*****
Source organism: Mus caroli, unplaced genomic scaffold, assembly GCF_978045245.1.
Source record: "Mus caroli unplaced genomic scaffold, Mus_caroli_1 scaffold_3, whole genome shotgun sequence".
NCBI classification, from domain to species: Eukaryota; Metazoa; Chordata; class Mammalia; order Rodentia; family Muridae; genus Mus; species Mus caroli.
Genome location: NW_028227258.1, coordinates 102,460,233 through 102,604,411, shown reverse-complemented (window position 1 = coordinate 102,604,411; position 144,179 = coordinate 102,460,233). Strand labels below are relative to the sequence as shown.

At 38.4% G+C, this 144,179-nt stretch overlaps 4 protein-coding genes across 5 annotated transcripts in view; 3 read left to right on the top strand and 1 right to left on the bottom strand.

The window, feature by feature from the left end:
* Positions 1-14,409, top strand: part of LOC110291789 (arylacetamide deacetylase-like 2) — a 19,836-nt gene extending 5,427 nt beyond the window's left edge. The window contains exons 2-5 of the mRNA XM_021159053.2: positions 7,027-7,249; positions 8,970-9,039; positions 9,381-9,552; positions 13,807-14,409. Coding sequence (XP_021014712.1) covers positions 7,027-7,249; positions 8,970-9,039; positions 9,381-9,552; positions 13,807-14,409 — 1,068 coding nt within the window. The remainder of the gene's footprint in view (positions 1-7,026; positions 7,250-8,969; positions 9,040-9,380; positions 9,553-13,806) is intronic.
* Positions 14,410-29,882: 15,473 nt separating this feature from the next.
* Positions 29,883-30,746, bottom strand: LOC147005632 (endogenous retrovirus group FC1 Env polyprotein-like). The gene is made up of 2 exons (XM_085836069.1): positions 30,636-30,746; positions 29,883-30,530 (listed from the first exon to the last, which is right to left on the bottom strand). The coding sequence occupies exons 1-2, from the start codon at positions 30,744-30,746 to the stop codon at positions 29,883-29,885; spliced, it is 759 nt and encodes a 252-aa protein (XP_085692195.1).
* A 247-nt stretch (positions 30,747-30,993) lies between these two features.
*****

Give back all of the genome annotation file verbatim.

Source organism: Mus caroli, unplaced genomic scaffold, assembly GCF_978045245.1.
Source record: "Mus caroli unplaced genomic scaffold, Mus_caroli_1 scaffold_3, whole genome shotgun sequence".
NCBI classification, from domain to species: Eukaryota; Metazoa; Chordata; class Mammalia; order Rodentia; family Muridae; genus Mus; species Mus caroli.
Genome location: NW_028227258.1, coordinates 102,460,233 through 102,604,411, shown reverse-complemented (window position 1 = coordinate 102,604,411; position 144,179 = coordinate 102,460,233). Strand labels below are relative to the sequence as shown.

At 38.4% G+C, this 144,179-nt stretch overlaps 4 protein-coding genes across 5 annotated transcripts in view; 3 read left to right on the top strand and 1 right to left on the bottom strand.

The window, feature by feature from the left end:
* Positions 1-14,409, top strand: part of LOC110291789 (arylacetamide deacetylase-like 2) — a 19,836-nt gene extending 5,427 nt beyond the window's left edge. The window contains exons 2-5 of the mRNA XM_021159053.2: positions 7,027-7,249; positions 8,970-9,039; positions 9,381-9,552; positions 13,807-14,409. Coding sequence (XP_021014712.1) covers positions 7,027-7,249; positions 8,970-9,039; positions 9,381-9,552; positions 13,807-14,409 — 1,068 coding nt within the window. The remainder of the gene's footprint in view (positions 1-7,026; positions 7,250-8,969; positions 9,040-9,380; positions 9,553-13,806) is intronic.
* Positions 14,410-29,882: 15,473 nt separating this feature from the next.
* Positions 29,883-30,746, bottom strand: LOC147005632 (endogenous retrovirus group FC1 Env polyprotein-like). The gene is made up of 2 exons (XM_085836069.1): positions 30,636-30,746; positions 29,883-30,530 (listed from the first exon to the last, which is right to left on the bottom strand). The coding sequence occupies exons 1-2, from the start codon at positions 30,744-30,746 to the stop codon at positions 29,883-29,885; spliced, it is 759 nt and encodes a 252-aa protein (XP_085692195.1).
* A 247-nt stretch (positions 30,747-30,993) lies between these two features.